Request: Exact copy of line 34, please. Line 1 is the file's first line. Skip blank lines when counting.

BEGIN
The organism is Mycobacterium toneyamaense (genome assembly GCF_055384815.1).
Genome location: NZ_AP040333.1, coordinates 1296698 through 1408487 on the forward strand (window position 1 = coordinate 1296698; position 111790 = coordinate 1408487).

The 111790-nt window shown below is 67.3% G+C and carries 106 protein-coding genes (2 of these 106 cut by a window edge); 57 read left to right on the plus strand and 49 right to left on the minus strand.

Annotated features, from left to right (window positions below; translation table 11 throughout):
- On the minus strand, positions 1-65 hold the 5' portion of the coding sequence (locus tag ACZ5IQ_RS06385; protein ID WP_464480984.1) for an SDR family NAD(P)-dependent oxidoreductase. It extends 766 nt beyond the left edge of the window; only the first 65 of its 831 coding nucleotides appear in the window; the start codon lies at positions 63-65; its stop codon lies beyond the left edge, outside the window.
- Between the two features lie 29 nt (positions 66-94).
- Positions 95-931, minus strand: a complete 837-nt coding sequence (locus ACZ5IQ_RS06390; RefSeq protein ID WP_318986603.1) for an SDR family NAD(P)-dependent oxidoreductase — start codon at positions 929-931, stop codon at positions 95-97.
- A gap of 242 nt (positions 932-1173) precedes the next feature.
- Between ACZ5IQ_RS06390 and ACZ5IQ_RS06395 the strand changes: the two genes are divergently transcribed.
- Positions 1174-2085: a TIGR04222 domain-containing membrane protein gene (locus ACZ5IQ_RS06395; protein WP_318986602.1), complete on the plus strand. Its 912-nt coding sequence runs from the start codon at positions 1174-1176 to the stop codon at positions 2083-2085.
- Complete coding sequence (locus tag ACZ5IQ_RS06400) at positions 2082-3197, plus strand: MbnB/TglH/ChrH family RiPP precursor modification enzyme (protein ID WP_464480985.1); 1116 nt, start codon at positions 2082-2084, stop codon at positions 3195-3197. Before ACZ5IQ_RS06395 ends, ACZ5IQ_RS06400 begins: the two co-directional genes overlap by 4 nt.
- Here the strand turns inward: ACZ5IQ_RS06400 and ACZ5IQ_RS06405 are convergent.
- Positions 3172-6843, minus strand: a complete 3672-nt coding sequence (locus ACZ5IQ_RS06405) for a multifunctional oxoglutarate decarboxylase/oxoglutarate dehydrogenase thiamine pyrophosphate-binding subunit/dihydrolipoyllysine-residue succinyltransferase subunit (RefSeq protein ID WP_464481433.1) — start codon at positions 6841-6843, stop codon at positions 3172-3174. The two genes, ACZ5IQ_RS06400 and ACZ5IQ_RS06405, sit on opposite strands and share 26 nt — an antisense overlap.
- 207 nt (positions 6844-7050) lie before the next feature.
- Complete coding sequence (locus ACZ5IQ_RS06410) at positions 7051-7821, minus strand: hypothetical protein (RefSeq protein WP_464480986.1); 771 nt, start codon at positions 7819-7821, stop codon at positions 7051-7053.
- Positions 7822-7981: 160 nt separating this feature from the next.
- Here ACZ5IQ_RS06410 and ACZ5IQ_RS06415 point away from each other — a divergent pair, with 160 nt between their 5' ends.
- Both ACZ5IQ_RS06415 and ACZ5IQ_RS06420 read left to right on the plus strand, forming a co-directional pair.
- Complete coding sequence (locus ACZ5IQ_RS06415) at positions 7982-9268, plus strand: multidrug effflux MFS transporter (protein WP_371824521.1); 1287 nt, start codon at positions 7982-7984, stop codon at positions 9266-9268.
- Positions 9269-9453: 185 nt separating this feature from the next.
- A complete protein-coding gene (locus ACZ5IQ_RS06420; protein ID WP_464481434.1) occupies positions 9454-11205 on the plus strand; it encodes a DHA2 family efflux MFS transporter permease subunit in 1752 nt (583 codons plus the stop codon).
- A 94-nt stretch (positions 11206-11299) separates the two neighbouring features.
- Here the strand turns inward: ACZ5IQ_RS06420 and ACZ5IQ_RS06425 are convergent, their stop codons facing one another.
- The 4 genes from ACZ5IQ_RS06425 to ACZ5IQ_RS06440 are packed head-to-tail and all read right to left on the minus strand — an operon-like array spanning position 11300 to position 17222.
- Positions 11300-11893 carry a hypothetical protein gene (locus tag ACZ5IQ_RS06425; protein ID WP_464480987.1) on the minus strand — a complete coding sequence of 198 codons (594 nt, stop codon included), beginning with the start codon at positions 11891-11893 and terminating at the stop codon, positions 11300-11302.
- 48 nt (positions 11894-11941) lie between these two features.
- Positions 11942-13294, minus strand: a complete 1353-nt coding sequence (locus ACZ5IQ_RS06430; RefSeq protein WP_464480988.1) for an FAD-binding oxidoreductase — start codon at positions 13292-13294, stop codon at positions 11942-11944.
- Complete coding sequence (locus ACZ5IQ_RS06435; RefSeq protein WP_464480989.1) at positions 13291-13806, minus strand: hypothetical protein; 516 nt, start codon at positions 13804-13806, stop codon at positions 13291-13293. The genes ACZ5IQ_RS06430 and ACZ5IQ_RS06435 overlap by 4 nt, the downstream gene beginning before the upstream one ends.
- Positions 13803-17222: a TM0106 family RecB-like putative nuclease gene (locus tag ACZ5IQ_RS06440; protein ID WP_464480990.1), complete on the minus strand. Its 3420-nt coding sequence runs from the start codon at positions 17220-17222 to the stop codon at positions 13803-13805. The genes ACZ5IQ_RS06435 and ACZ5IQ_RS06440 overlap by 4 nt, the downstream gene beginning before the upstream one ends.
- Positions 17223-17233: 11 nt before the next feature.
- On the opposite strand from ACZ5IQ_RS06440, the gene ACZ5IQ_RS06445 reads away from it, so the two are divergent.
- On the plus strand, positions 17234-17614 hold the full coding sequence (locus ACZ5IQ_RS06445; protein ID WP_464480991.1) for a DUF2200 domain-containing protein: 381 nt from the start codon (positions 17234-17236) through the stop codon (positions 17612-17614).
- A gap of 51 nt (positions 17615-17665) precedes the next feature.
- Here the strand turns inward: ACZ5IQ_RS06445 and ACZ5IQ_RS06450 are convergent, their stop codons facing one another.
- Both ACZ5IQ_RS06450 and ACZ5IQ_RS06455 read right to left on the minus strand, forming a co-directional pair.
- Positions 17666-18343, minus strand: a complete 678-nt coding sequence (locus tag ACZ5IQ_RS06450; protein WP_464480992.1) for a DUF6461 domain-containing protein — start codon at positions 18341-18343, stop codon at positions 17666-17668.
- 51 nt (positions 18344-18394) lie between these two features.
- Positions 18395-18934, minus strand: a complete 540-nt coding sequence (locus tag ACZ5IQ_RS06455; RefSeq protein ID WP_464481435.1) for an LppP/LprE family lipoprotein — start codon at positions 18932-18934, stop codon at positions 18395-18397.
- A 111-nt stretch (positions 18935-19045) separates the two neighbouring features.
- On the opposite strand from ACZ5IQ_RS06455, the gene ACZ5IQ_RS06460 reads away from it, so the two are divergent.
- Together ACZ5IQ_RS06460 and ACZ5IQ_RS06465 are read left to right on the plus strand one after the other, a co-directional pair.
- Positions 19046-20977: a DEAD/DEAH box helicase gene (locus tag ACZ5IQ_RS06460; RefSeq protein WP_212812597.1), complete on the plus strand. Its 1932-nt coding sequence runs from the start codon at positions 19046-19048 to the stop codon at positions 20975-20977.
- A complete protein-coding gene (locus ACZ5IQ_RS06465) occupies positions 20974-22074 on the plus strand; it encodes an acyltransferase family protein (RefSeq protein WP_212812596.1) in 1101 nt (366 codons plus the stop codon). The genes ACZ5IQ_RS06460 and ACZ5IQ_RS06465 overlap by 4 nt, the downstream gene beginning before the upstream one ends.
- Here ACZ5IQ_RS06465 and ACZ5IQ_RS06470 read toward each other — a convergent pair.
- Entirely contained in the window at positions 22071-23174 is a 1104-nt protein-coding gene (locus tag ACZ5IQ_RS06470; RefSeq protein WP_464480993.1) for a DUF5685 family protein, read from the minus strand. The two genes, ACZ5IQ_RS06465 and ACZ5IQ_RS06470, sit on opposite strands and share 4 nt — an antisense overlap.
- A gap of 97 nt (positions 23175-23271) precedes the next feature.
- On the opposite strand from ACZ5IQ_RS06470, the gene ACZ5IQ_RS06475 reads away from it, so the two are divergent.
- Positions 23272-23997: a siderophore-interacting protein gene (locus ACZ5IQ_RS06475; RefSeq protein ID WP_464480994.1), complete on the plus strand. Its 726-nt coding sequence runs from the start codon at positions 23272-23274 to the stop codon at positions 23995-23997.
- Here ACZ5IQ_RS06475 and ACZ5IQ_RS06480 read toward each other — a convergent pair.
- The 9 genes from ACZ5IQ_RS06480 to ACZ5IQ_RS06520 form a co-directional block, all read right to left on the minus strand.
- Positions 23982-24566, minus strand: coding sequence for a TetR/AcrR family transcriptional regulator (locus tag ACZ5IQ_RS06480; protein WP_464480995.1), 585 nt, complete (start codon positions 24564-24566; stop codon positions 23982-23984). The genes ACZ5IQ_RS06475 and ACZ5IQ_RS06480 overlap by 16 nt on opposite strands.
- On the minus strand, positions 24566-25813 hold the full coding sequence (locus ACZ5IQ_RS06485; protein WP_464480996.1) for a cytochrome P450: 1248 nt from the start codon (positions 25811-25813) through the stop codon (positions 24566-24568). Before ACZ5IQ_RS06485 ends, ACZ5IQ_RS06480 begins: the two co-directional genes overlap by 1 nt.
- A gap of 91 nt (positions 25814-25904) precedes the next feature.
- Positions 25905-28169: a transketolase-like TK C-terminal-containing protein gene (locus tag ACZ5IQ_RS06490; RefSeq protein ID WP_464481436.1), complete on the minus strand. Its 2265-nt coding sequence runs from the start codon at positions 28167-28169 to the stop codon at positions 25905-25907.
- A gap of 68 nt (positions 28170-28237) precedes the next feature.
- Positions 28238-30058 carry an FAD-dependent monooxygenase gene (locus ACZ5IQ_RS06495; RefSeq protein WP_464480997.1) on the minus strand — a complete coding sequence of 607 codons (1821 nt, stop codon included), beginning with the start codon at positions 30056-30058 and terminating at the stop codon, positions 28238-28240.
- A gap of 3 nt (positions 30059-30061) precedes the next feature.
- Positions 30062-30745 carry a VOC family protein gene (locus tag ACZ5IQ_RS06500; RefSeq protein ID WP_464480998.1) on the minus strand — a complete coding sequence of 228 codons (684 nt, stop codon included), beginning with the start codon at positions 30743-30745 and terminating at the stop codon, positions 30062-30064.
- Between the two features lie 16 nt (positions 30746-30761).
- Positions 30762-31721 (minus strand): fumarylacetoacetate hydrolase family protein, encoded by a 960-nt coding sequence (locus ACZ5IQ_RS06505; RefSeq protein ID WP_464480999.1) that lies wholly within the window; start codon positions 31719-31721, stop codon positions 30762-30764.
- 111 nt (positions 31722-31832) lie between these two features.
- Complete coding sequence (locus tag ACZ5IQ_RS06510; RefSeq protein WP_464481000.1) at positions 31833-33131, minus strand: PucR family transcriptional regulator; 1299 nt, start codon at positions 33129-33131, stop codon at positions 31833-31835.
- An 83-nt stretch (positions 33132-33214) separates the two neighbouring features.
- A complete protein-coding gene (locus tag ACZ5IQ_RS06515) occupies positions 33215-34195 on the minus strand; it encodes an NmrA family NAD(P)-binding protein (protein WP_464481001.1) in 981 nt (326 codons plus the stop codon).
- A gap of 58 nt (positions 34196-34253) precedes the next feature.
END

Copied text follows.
- Here the strand turns inward: ACZ5IQ_RS06445 and ACZ5IQ_RS06450 are convergent, their stop codons facing one another.